Wednesday, September 3, 1828
The principal Chiefs were to start last Monday on a tour through the Nations, we presume to prepare the minds of the people for the coming of the Agent and his two Cherokee friends. This new step of the General Government being so unexpected to a large portion of our citizens, unguarded persons may be tempted to employ violent measures (not against the Agent, but against his assistants.) It is therefore important that they should be advised to use as much forbearance and lenity as the circumstances of the case will admit. For our part we should be extremely sorry to notice anything like violence offered against the two Arkansas Cherokees, while they are fostered by the United States. We are not sorry that this experiment is to be made, for we expect the repeated assertion that the majority of the Cherokees are willing to remove, is now to be falsified.
The following is from the Georgia Journal. All that we have to say to it, is that, the intelligent gentleman did not communicate a very intelligent information, and that if the hope for our removal is to be raised by such means, that hope may be kept up fifty times a year, and as often blasted.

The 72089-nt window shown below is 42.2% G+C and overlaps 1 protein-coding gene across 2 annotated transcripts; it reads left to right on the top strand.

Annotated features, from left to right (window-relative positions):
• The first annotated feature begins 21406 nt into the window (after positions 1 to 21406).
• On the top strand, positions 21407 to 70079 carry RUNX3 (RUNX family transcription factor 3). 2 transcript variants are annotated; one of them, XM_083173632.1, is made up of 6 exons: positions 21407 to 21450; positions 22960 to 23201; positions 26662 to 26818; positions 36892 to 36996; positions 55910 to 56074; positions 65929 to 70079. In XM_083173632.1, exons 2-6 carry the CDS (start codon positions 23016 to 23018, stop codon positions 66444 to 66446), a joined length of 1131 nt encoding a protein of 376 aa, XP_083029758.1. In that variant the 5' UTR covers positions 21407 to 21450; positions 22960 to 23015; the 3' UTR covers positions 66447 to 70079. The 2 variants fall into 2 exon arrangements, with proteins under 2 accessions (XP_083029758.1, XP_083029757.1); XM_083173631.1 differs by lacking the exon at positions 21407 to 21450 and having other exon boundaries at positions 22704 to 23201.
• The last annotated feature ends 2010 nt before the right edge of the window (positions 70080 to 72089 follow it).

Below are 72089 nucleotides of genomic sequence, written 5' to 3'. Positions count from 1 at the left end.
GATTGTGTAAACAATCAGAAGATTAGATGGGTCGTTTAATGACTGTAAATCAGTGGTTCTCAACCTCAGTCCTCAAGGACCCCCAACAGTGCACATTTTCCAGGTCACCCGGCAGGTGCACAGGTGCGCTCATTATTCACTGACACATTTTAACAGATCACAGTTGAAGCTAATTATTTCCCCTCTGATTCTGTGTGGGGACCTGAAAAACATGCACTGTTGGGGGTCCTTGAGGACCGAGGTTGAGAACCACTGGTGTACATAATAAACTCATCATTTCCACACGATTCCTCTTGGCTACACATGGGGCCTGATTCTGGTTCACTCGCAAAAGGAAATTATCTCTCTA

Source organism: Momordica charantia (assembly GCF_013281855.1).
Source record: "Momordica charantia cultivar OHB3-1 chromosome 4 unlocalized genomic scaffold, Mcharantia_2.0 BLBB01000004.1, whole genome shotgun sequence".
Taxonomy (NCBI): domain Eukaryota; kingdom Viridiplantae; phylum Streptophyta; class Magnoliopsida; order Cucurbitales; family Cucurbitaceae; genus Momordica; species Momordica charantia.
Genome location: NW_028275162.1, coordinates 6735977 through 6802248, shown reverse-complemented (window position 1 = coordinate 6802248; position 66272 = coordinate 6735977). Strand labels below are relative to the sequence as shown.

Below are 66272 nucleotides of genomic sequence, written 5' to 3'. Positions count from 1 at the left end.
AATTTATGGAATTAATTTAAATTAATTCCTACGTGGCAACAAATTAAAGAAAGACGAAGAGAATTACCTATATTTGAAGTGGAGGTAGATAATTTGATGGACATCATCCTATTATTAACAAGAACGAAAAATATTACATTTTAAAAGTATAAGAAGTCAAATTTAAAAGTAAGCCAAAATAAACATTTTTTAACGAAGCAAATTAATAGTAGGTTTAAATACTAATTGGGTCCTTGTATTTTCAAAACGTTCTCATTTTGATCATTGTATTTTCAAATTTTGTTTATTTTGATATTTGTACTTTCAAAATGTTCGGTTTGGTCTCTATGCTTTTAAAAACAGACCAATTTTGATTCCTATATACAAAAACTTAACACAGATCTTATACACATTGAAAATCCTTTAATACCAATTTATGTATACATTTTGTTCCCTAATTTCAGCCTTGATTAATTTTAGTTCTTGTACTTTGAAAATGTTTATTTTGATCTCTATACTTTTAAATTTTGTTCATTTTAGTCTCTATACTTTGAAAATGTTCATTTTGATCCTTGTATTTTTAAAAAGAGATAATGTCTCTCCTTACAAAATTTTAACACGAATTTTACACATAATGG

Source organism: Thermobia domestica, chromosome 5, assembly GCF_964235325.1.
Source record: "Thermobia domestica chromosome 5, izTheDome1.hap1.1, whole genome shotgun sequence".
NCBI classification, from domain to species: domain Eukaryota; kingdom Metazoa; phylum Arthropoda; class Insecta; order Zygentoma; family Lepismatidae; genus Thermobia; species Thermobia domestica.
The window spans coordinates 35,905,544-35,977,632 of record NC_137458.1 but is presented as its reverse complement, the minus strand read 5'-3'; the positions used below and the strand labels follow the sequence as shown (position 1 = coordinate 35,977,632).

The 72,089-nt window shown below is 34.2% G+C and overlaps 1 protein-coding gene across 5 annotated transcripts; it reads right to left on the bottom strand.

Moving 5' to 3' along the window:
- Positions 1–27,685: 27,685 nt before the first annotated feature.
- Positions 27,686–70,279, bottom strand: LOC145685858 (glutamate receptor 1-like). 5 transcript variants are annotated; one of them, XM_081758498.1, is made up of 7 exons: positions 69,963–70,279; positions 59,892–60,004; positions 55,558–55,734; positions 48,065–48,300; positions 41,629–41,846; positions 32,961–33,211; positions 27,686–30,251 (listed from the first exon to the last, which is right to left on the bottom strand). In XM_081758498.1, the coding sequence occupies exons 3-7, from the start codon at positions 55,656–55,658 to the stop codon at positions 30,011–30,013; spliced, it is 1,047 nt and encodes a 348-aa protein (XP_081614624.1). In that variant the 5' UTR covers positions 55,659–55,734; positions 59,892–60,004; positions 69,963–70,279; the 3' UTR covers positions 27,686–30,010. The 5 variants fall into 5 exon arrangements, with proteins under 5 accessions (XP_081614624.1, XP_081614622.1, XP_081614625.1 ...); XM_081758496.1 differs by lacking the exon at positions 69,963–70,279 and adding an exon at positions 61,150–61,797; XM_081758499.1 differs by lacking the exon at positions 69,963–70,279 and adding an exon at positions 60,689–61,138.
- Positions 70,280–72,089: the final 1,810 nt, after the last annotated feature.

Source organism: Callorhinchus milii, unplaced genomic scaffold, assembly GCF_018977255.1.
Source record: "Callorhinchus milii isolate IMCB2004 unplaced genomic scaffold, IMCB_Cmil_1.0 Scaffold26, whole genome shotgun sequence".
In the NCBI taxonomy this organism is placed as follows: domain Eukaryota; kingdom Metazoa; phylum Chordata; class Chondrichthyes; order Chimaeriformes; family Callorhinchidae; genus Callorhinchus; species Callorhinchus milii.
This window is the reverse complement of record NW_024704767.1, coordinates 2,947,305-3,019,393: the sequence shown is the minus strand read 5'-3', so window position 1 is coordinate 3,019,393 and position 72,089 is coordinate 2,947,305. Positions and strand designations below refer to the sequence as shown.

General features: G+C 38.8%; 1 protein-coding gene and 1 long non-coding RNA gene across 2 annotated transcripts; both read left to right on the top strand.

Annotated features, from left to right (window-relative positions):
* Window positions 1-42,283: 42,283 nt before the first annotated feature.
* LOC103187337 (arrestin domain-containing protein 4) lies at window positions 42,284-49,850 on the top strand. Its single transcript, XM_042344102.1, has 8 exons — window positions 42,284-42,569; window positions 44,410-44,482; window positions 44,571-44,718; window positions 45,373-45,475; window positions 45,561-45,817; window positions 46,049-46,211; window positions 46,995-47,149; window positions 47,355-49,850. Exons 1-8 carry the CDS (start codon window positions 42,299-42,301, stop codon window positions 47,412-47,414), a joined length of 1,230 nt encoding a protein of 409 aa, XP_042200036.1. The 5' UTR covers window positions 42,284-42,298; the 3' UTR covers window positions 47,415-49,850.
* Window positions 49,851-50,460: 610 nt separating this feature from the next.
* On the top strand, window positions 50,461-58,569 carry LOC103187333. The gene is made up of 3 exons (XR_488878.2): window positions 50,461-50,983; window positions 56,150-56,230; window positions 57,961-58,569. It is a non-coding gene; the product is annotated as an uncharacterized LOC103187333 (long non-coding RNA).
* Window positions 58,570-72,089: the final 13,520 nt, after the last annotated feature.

In a conversation which we lately had with an intelligent gentleman, we were given to understand that the prospect of a removal of those Indians residing within the limits of Georgia was very good, and would certainly take place at no very distant day.- This auspicious result was to be brot' [sic] about by the operation of the treaty made last winter, with the Cherokees west of the Mississippi. It was even stated to us that, Ridge, Vann, Ross, and perhaps some other influential individuals were making purchases of property west of the Mississippi with the view to removal. So encouraging was all this, that, we had high hopes of witnessing the early fulfulment [sic] of the wishes of Georgia in this regard.- But the following information, has dashed them all.
Here follows the information received from Arkansas in regard to the dissatisfaction expressed by the Cherokees to the late treaty.